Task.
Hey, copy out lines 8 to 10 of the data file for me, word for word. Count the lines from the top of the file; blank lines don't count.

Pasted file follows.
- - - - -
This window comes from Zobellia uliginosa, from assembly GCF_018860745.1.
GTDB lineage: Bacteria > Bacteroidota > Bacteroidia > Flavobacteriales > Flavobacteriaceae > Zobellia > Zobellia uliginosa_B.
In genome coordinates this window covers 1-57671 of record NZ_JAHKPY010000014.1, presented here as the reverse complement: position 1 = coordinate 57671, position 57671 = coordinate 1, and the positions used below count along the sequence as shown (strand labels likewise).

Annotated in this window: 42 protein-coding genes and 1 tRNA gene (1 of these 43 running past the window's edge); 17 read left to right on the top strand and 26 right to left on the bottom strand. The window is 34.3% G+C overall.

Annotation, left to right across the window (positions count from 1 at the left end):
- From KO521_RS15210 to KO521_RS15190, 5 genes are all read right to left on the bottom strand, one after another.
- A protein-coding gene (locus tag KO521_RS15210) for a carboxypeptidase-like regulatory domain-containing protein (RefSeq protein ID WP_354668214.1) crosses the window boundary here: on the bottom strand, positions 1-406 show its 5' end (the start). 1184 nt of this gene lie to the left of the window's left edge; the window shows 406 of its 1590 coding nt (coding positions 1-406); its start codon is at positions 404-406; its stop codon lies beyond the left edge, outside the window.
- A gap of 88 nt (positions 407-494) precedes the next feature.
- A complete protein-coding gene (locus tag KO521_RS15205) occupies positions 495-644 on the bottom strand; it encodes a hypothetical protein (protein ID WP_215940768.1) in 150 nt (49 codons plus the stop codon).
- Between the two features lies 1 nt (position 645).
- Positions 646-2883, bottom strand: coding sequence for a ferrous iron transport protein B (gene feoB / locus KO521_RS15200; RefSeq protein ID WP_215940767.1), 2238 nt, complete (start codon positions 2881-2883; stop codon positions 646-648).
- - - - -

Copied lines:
- A gap of 88 nt (positions 407-494) precedes the next feature.
- A complete protein-coding gene (locus tag KO521_RS15205) occupies positions 495-644 on the bottom strand; it encodes a hypothetical protein (protein ID WP_215940768.1) in 150 nt (49 codons plus the stop codon).
- Between the two features lies 1 nt (position 645).